True North, other cannabis growers’ licenses renewed a month after critical audit | Business

SALT LAKE CITY — Questions raised in a critical state audit partially focused on the selection process for the firms tabbed last year to get cannabis growing licenses didn’t keep them from getting their paperwork renewed for another year.

The Cannabis Production Establishment Board this week unanimously renewed the growing licenses for the eight firms, including True North, one of the firms mentioned, though not by name, in last month’s audit. The board, part of the Utah Department of Agriculture and Food, or UDAF, met Monday, approving the eight licenses with little comment.

UDAF spokeswoman Caroline Hargraves noted the guidelines governing the license renewal process, in part that licensees must show they are producing cannabis at the levels outlined in their operating plans. Utah lawmakers legalized marijuana for medical use in 2018 and the growers supply the dispensaries that provide medical cannabis to patients. But she didn’t respond to additional queries.

The Nov. 17 audit by the Office of the State Auditor was focused on concerns brought to its attention about UDAF operations during the tenure of former UDAF Commissioner Kerry Gibson, from April 2019 until January 2020. The report outlined weak points in UDAF’s “control environment” that it said resulted in misuse of public funds, noting excessive overtime payments to one staffer and Gibson’s “inappropriate” use of a state vehicle, among other things. Gibson is a former Weber County commissioner.

The audit also put a big focus on the process UDAF followed in selection of the firms that ended up getting cannabis growing licenses. The report didn’t point the finger at True North or any other firm but rather at possible “scoring collaboration” pushed by “senior management” at UDAF when evaluating the license applicants that seemed to benefit three of the companies, including True North. It also noted a visit by Gibson to a True North principal as the firm was vying for the license. Though Gibson didn’t take part in the formal evaluation process, the audit said he showed “poor judgement” in making the trip.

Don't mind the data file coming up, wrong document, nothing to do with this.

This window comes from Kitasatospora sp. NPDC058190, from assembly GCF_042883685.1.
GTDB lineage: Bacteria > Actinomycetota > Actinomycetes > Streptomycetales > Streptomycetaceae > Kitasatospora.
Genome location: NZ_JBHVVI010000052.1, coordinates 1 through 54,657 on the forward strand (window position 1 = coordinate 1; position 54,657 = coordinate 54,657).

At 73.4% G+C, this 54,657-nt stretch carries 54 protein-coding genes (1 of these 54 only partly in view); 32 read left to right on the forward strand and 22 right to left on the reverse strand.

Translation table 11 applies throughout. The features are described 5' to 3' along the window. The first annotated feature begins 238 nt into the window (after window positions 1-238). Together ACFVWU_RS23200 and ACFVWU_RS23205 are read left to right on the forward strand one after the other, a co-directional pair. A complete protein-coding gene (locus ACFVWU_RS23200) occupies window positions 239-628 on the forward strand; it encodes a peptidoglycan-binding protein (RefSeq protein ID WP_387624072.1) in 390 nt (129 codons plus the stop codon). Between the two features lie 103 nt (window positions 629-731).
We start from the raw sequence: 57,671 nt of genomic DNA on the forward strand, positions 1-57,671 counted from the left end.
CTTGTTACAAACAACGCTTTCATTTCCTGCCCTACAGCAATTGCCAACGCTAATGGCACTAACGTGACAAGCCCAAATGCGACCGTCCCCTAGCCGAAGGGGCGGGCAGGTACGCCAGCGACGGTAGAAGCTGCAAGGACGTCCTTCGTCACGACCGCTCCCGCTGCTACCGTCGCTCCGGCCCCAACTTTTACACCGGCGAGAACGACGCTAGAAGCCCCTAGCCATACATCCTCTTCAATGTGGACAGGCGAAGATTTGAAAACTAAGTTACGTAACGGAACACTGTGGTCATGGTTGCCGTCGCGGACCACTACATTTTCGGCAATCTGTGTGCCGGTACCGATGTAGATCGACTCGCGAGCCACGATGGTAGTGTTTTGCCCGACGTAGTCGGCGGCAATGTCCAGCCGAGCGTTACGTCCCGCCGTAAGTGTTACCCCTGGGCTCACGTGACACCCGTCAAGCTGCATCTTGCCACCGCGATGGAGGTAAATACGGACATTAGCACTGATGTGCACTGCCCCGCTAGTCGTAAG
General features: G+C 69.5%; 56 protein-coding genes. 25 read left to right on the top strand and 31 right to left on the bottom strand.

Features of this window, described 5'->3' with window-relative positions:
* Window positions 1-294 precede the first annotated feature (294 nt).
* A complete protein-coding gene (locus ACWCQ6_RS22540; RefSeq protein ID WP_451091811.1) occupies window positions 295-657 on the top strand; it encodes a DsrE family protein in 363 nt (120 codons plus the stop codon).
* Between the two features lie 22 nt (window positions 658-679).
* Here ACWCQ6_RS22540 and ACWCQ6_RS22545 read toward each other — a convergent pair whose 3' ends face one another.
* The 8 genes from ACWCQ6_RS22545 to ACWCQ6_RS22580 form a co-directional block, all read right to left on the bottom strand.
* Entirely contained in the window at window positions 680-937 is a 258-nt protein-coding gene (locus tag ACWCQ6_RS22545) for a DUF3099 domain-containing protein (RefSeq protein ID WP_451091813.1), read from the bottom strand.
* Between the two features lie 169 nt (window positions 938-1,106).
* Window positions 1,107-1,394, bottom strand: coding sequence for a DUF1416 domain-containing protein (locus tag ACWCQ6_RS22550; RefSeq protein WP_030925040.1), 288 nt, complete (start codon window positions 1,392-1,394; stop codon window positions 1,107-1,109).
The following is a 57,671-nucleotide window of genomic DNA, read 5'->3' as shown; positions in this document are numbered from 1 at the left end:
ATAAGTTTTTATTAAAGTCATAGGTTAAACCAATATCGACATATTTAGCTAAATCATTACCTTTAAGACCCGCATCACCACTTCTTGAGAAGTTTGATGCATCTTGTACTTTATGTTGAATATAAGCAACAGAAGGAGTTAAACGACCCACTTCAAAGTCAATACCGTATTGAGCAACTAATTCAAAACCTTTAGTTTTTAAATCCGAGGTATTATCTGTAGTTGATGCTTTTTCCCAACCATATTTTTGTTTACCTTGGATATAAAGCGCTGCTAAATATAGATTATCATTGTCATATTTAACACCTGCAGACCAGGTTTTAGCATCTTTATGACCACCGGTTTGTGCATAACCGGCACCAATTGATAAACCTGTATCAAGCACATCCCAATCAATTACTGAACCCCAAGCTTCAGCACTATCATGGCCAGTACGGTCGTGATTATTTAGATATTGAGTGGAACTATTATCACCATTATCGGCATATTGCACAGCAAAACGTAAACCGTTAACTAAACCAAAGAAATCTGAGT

True North has growing operations in Box Elder County and a cannabis dispensary in South Ogden, called Perfect Earth Modern Apothecary.

Logan Wilde now serves as UDAF commissioner and in response to the audit last month he outlined numerous efforts the department has launched to address the issues it brought up. The process for granting cannabis cultivating licenses has changed, he said, but in response to the state auditor’s recommendation to “reassess the licenses awarded,” he noted the investment the growing companies had already made.

In light of the capital they’ve spent, he said, revoking any licenses could have a big impact on the growers themselves, medical cannabis providers and patients.

In her message to the Standard-Examiner, Hargraves said UDAF won’t renew any licenses unless the companies that have them “strictly” follow applicable laws and rules. The licenses come up for routine review each year.

Hargraves also reiterated that UDAF has asked “a third party to review processes for potential irregularities,” but didn’t provide any details about the status of the initiative.

In the report on True North at Monday’s meeting, a UDAF rep noted relatively minor compliance issues involving the firm, same as with some of the other growers. The True North issues were addressed with “easy fixes,” he said. The firm has harvested 1,528 pounds of cured cannabis so far this year and expected to bolster that by 432% in 2021.

Two firms grow cannabis in Weber County, Zion Cultivars and Harvest of Utah. As with the other firms, their licenses were approved for 2021 in Monday’s action.

True North reps didn’t respond to Standard-Examiner queries seeking comment.

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